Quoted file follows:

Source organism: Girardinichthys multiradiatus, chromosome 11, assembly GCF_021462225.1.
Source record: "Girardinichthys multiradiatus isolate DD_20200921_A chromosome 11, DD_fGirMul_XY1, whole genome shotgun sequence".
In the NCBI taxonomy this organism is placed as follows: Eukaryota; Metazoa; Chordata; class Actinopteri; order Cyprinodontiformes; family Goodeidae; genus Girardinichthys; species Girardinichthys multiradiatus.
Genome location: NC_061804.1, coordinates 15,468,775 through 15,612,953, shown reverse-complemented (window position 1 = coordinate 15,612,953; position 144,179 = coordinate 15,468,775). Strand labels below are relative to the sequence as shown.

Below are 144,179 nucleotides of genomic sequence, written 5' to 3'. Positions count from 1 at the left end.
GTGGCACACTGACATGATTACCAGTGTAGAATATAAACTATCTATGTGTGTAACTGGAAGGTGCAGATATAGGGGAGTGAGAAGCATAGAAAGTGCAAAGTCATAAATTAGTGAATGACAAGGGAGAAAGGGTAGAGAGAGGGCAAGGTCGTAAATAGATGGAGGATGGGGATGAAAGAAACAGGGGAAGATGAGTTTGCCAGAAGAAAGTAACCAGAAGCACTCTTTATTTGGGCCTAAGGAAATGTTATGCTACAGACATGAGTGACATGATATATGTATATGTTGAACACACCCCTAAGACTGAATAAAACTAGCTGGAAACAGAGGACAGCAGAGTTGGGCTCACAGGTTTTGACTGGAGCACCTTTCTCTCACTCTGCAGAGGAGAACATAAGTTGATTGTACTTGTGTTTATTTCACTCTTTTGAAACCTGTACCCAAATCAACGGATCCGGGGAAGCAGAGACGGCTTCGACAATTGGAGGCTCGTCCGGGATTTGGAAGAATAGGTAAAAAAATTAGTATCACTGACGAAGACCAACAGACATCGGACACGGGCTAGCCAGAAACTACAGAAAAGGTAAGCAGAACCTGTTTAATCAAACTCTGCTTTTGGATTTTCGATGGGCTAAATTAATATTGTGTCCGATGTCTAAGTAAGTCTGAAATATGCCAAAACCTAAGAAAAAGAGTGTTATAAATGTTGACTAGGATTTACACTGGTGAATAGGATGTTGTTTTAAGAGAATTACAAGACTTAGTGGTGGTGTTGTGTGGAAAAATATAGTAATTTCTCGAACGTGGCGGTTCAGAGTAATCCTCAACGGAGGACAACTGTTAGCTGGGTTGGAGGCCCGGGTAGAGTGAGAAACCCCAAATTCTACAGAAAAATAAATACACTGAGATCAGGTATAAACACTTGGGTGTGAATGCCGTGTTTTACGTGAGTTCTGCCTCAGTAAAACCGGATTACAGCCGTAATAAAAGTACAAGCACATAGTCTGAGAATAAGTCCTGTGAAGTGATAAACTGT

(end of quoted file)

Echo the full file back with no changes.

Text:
Source organism: Girardinichthys multiradiatus, chromosome 11, assembly GCF_021462225.1.
Source record: "Girardinichthys multiradiatus isolate DD_20200921_A chromosome 11, DD_fGirMul_XY1, whole genome shotgun sequence".
In the NCBI taxonomy this organism is placed as follows: Eukaryota; Metazoa; Chordata; class Actinopteri; order Cyprinodontiformes; family Goodeidae; genus Girardinichthys; species Girardinichthys multiradiatus.
Genome location: NC_061804.1, coordinates 15,468,775 through 15,612,953, shown reverse-complemented (window position 1 = coordinate 15,612,953; position 144,179 = coordinate 15,468,775). Strand labels below are relative to the sequence as shown.

Below are 144,179 nucleotides of genomic sequence, written 5' to 3'. Positions count from 1 at the left end.
GTGGCACACTGACATGATTACCAGTGTAGAATATAAACTATCTATGTGTGTAACTGGAAGGTGCAGATATAGGGGAGTGAGAAGCATAGAAAGTGCAAAGTCATAAATTAGTGAATGACAAGGGAGAAAGGGTAGAGAGAGGGCAAGGTCGTAAATAGATGGAGGATGGGGATGAAAGAAACAGGGGAAGATGAGTTTGCCAGAAGAAAGTAACCAGAAGCACTCTTTATTTGGGCCTAAGGAAATGTTATGCTACAGACATGAGTGACATGATATATGTATATGTTGAACACACCCCTAAGACTGAATAAAACTAGCTGGAAACAGAGGACAGCAGAGTTGGGCTCACAGGTTTTGACTGGAGCACCTTTCTCTCACTCTGCAGAGGAGAACATAAGTTGATTGTACTTGTGTTTATTTCACTCTTTTGAAACCTGTACCCAAATCAACGGATCCGGGGAAGCAGAGACGGCTTCGACAATTGGAGGCTCGTCCGGGATTTGGAAGAATAGGTAAAAAAATTAGTATCACTGACGAAGACCAACAGACATCGGACACGGGCTAGCCAGAAACTACAGAAAAGGTAAGCAGAACCTGTTTAATCAAACTCTGCTTTTGGATTTTCGATGGGCTAAATTAATATTGTGTCCGATGTCTAAGTAAGTCTGAAATATGCCAAAACCTAAGAAAAAGAGTGTTATAAATGTTGACTAGGATTTACACTGGTGAATAGGATGTTGTTTTAAGAGAATTACAAGACTTAGTGGTGGTGTTGTGTGGAAAAATATAGTAATTTCTCGAACGTGGCGGTTCAGAGTAATCCTCAACGGAGGACAACTGTTAGCTGGGTTGGAGGCCCGGGTAGAGTGAGAAACCCCAAATTCTACAGAAAAATAAATACACTGAGATCAGGTATAAACACTTGGGTGTGAATGCCGTGTTTTACGTGAGTTCTGCCTCAGTAAAACCGGATTACAGCCGTAATAAAAGTACAAGCACATAGTCTGAGAATAAGTCCTGTGAAGTGATAAACTGT